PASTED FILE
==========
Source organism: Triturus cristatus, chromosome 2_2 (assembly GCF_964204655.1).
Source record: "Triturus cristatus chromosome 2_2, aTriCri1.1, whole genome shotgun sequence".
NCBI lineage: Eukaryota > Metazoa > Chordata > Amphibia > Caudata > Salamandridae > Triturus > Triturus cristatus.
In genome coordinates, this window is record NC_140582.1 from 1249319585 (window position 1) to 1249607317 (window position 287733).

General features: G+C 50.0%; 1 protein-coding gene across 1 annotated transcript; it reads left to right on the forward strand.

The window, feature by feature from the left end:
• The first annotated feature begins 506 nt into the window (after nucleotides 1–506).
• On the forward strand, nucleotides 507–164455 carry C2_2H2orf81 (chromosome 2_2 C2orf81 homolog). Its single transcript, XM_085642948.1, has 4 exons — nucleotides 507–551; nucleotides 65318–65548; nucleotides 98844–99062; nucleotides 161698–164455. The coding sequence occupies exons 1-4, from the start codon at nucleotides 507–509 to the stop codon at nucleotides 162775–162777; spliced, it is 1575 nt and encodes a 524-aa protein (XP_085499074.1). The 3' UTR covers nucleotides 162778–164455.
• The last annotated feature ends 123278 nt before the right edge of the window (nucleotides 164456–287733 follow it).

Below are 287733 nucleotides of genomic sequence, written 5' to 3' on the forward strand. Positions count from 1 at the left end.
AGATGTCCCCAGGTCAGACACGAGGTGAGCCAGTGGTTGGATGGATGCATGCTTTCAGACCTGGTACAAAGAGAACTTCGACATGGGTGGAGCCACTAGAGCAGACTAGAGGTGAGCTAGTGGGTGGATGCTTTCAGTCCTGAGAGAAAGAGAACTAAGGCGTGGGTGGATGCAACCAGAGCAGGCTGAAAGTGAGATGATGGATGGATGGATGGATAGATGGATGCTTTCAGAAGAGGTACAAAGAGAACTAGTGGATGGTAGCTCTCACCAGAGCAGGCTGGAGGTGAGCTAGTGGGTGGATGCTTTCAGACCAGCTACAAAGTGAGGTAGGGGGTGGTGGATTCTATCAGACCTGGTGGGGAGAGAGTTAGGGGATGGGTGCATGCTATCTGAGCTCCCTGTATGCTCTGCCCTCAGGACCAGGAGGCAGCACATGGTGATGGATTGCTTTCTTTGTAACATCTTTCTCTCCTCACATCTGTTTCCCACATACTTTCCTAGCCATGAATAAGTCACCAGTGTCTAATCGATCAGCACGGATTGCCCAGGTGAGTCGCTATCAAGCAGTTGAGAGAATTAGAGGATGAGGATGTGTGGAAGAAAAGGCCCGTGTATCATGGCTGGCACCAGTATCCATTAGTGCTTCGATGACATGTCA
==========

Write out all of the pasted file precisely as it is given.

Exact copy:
Source organism: Triturus cristatus, chromosome 2_2 (assembly GCF_964204655.1).
Source record: "Triturus cristatus chromosome 2_2, aTriCri1.1, whole genome shotgun sequence".
NCBI lineage: Eukaryota > Metazoa > Chordata > Amphibia > Caudata > Salamandridae > Triturus > Triturus cristatus.
In genome coordinates, this window is record NC_140582.1 from 1249319585 (window position 1) to 1249607317 (window position 287733).

General features: G+C 50.0%; 1 protein-coding gene across 1 annotated transcript; it reads left to right on the forward strand.

The window, feature by feature from the left end:
• The first annotated feature begins 506 nt into the window (after nucleotides 1–506).
• On the forward strand, nucleotides 507–164455 carry C2_2H2orf81 (chromosome 2_2 C2orf81 homolog). Its single transcript, XM_085642948.1, has 4 exons — nucleotides 507–551; nucleotides 65318–65548; nucleotides 98844–99062; nucleotides 161698–164455. The coding sequence occupies exons 1-4, from the start codon at nucleotides 507–509 to the stop codon at nucleotides 162775–162777; spliced, it is 1575 nt and encodes a 524-aa protein (XP_085499074.1). The 3' UTR covers nucleotides 162778–164455.
• The last annotated feature ends 123278 nt before the right edge of the window (nucleotides 164456–287733 follow it).

Below are 287733 nucleotides of genomic sequence, written 5' to 3' on the forward strand. Positions count from 1 at the left end.
AGATGTCCCCAGGTCAGACACGAGGTGAGCCAGTGGTTGGATGGATGCATGCTTTCAGACCTGGTACAAAGAGAACTTCGACATGGGTGGAGCCACTAGAGCAGACTAGAGGTGAGCTAGTGGGTGGATGCTTTCAGTCCTGAGAGAAAGAGAACTAAGGCGTGGGTGGATGCAACCAGAGCAGGCTGAAAGTGAGATGATGGATGGATGGATGGATAGATGGATGCTTTCAGAAGAGGTACAAAGAGAACTAGTGGATGGTAGCTCTCACCAGAGCAGGCTGGAGGTGAGCTAGTGGGTGGATGCTTTCAGACCAGCTACAAAGTGAGGTAGGGGGTGGTGGATTCTATCAGACCTGGTGGGGAGAGAGTTAGGGGATGGGTGCATGCTATCTGAGCTCCCTGTATGCTCTGCCCTCAGGACCAGGAGGCAGCACATGGTGATGGATTGCTTTCTTTGTAACATCTTTCTCTCCTCACATCTGTTTCCCACATACTTTCCTAGCCATGAATAAGTCACCAGTGTCTAATCGATCAGCACGGATTGCCCAGGTGAGTCGCTATCAAGCAGTTGAGAGAATTAGAGGATGAGGATGTGTGGAAGAAAAGGCCCGTGTATCATGGCTGGCACCAGTATCCATTAGTGCTTCGATGACATGTCA